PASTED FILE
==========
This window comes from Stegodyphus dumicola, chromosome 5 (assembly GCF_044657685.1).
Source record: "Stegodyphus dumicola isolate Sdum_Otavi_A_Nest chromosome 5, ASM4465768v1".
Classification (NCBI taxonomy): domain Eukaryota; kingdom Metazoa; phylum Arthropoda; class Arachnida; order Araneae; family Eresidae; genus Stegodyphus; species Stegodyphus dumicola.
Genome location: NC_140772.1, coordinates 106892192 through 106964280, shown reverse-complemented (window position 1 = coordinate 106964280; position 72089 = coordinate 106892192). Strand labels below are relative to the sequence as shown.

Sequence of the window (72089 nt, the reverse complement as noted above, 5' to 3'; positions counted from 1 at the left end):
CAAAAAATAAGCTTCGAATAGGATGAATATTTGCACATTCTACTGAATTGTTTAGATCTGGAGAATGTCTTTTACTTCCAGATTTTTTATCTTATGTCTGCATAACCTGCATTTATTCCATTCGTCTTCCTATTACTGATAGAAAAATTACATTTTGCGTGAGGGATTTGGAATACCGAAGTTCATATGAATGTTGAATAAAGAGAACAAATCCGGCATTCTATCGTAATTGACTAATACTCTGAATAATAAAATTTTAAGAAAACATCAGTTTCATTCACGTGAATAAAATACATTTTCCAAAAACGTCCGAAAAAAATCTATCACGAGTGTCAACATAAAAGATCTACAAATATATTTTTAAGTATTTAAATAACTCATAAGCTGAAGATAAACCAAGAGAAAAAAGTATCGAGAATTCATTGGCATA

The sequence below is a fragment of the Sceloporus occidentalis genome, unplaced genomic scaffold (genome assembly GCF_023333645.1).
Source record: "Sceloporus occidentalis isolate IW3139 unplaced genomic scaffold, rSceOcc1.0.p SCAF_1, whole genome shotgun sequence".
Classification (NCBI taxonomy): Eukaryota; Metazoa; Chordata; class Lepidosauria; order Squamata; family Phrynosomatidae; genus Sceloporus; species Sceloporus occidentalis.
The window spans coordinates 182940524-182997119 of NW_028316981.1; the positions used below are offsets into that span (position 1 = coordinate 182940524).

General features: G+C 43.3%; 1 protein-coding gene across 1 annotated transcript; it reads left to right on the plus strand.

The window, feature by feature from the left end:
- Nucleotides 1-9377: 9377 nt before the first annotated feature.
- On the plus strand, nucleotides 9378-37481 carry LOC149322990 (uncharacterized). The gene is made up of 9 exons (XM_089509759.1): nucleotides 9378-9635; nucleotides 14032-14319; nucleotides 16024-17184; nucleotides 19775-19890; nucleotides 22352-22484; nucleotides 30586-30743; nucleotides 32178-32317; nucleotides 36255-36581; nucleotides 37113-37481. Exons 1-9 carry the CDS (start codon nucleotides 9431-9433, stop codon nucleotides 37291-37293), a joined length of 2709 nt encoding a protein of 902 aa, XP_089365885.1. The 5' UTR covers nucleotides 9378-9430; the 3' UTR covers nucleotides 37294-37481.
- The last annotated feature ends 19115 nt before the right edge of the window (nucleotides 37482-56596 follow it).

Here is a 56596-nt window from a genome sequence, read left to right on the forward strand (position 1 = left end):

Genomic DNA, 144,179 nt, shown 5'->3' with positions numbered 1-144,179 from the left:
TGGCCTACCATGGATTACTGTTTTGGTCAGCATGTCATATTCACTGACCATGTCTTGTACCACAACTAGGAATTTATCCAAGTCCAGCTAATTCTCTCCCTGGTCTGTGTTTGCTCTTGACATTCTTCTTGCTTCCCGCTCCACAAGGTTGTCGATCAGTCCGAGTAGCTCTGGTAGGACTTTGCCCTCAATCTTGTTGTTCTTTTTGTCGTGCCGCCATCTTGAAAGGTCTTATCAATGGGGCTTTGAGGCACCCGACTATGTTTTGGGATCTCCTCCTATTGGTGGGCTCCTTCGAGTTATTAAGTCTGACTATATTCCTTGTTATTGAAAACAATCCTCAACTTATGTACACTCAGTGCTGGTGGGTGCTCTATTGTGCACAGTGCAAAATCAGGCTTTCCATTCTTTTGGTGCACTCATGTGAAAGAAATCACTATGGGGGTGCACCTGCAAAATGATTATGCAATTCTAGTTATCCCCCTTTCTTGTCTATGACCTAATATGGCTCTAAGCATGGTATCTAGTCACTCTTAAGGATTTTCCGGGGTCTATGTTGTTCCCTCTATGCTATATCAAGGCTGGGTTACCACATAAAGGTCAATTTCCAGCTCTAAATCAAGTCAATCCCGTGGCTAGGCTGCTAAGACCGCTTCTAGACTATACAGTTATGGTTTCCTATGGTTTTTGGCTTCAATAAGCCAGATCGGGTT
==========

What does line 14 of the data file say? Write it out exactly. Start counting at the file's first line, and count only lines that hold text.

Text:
- On the plus strand, nucleotides 9378-37481 carry LOC149322990 (uncharacterized). The gene is made up of 9 exons (XM_089509759.1): nucleotides 9378-9635; nucleotides 14032-14319; nucleotides 16024-17184; nucleotides 19775-19890; nucleotides 22352-22484; nucleotides 30586-30743; nucleotides 32178-32317; nucleotides 36255-36581; nucleotides 37113-37481. Exons 1-9 carry the CDS (start codon nucleotides 9431-9433, stop codon nucleotides 37291-37293), a joined length of 2709 nt encoding a protein of 902 aa, XP_089365885.1. The 5' UTR covers nucleotides 9378-9430; the 3' UTR covers nucleotides 37294-37481.